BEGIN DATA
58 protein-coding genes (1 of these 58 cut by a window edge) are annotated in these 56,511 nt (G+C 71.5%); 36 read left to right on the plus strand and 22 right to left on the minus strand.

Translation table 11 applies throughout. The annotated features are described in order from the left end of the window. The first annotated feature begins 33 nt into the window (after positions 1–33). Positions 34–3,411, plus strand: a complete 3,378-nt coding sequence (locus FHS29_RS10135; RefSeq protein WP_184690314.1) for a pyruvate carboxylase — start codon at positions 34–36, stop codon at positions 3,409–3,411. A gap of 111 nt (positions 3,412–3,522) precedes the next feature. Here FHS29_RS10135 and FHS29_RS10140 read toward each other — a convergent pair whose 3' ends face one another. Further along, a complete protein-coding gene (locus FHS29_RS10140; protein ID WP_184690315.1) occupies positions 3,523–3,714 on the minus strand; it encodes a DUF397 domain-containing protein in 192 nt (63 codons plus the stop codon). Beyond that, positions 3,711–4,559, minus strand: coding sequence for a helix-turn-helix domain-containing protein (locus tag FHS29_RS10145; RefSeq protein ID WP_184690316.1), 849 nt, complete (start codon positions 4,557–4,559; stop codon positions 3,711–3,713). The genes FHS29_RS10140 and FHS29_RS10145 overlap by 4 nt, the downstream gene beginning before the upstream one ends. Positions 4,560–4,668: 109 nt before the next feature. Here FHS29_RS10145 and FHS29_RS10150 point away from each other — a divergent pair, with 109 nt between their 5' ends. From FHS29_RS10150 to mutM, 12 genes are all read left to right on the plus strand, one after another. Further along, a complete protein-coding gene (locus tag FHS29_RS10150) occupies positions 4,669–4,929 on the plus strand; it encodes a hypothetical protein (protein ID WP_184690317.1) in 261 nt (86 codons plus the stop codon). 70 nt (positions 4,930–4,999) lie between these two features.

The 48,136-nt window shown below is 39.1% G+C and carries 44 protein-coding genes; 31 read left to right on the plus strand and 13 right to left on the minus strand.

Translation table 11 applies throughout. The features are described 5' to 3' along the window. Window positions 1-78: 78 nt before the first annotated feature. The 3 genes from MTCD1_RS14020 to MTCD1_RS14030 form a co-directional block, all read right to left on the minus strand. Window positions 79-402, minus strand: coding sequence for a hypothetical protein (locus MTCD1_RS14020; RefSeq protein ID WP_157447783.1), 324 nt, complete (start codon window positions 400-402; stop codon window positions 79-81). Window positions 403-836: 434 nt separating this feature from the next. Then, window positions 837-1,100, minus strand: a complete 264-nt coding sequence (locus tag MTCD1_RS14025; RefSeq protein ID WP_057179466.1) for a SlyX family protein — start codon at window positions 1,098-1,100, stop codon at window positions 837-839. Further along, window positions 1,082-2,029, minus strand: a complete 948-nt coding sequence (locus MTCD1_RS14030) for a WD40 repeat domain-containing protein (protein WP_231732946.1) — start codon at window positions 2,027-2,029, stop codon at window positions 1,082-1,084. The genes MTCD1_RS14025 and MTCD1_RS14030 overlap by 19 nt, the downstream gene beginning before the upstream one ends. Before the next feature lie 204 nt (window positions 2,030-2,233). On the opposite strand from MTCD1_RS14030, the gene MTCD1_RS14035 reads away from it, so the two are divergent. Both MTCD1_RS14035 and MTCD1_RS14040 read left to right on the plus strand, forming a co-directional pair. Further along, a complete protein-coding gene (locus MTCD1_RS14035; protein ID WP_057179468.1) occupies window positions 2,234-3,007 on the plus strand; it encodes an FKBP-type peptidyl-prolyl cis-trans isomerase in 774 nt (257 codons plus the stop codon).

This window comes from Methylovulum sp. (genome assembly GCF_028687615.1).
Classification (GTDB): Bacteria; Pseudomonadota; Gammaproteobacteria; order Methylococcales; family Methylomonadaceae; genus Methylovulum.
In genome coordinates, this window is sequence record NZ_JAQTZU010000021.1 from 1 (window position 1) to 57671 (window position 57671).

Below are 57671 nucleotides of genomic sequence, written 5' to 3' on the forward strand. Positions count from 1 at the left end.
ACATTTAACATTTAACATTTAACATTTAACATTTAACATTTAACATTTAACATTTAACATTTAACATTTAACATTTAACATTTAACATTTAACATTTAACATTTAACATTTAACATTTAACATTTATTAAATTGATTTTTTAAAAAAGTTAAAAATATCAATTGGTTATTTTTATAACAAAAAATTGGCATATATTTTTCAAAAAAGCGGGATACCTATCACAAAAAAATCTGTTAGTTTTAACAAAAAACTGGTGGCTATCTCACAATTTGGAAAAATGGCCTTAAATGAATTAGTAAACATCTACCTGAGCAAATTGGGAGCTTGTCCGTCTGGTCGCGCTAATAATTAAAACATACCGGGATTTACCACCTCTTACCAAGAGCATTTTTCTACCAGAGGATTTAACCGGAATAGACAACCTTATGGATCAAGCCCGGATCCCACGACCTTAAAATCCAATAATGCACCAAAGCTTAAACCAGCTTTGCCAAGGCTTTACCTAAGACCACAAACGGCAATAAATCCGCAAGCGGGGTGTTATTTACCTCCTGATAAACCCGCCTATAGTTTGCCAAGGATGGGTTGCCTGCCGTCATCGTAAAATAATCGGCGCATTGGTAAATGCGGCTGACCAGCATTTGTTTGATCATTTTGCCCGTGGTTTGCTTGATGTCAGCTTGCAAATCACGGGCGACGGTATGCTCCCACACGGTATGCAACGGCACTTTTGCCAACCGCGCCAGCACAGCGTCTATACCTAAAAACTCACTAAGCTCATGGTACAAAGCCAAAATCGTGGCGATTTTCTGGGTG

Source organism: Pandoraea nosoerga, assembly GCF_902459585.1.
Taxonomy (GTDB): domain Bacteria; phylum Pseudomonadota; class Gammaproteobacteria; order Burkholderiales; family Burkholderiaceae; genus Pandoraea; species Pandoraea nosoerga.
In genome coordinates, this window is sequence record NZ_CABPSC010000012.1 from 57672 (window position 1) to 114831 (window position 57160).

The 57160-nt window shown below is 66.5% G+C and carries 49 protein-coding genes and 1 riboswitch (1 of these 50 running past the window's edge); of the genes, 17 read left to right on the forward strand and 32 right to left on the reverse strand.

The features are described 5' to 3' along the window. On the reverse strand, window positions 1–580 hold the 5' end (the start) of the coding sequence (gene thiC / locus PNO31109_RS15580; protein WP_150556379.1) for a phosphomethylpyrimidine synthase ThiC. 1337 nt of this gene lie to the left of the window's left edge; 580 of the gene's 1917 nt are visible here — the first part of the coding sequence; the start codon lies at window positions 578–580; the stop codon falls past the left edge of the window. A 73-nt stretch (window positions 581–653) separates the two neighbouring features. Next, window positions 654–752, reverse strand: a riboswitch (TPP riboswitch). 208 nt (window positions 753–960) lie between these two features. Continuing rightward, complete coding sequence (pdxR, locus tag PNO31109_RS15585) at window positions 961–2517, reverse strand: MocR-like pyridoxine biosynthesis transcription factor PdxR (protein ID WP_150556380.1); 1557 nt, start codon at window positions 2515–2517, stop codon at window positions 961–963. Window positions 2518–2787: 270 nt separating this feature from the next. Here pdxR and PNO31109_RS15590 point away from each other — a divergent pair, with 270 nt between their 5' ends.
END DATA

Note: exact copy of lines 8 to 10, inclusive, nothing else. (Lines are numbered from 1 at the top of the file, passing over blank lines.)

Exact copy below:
Below are 57671 nucleotides of genomic sequence, written 5' to 3' on the forward strand. Positions count from 1 at the left end.
ACATTTAACATTTAACATTTAACATTTAACATTTAACATTTAACATTTAACATTTAACATTTAACATTTAACATTTAACATTTAACATTTAACATTTAACATTTAACATTTAACATTTAACATTTATTAAATTGATTTTTTAAAAAAGTTAAAAATATCAATTGGTTATTTTTATAACAAAAAATTGGCATATATTTTTCAAAAAAGCGGGATACCTATCACAAAAAAATCTGTTAGTTTTAACAAAAAACTGGTGGCTATCTCACAATTTGGAAAAATGGCCTTAAATGAATTAGTAAACATCTACCTGAGCAAATTGGGAGCTTGTCCGTCTGGTCGCGCTAATAATTAAAACATACCGGGATTTACCACCTCTTACCAAGAGCATTTTTCTACCAGAGGATTTAACCGGAATAGACAACCTTATGGATCAAGCCCGGATCCCACGACCTTAAAATCCAATAATGCACCAAAGCTTAAACCAGCTTTGCCAAGGCTTTACCTAAGACCACAAACGGCAATAAATCCGCAAGCGGGGTGTTATTTACCTCCTGATAAACCCGCCTATAGTTTGCCAAGGATGGGTTGCCTGCCGTCATCGTAAAATAATCGGCGCATTGGTAAATGCGGCTGACCAGCATTTGTTTGATCATTTTGCCCGTGGTTTGCTTGATGTCAGCTTGCAAATCACGGGCGACGGTATGCTCCCACACGGTATGCAACGGCACTTTTGCCAACCGCGCCAGCACAGCGTCTATACCTAAAAACTCACTAAGCTCATGGTACAAAGCCAAAATCGTGGCGATTTTCTGGGTG

Source organism: Pandoraea nosoerga, assembly GCF_902459585.1.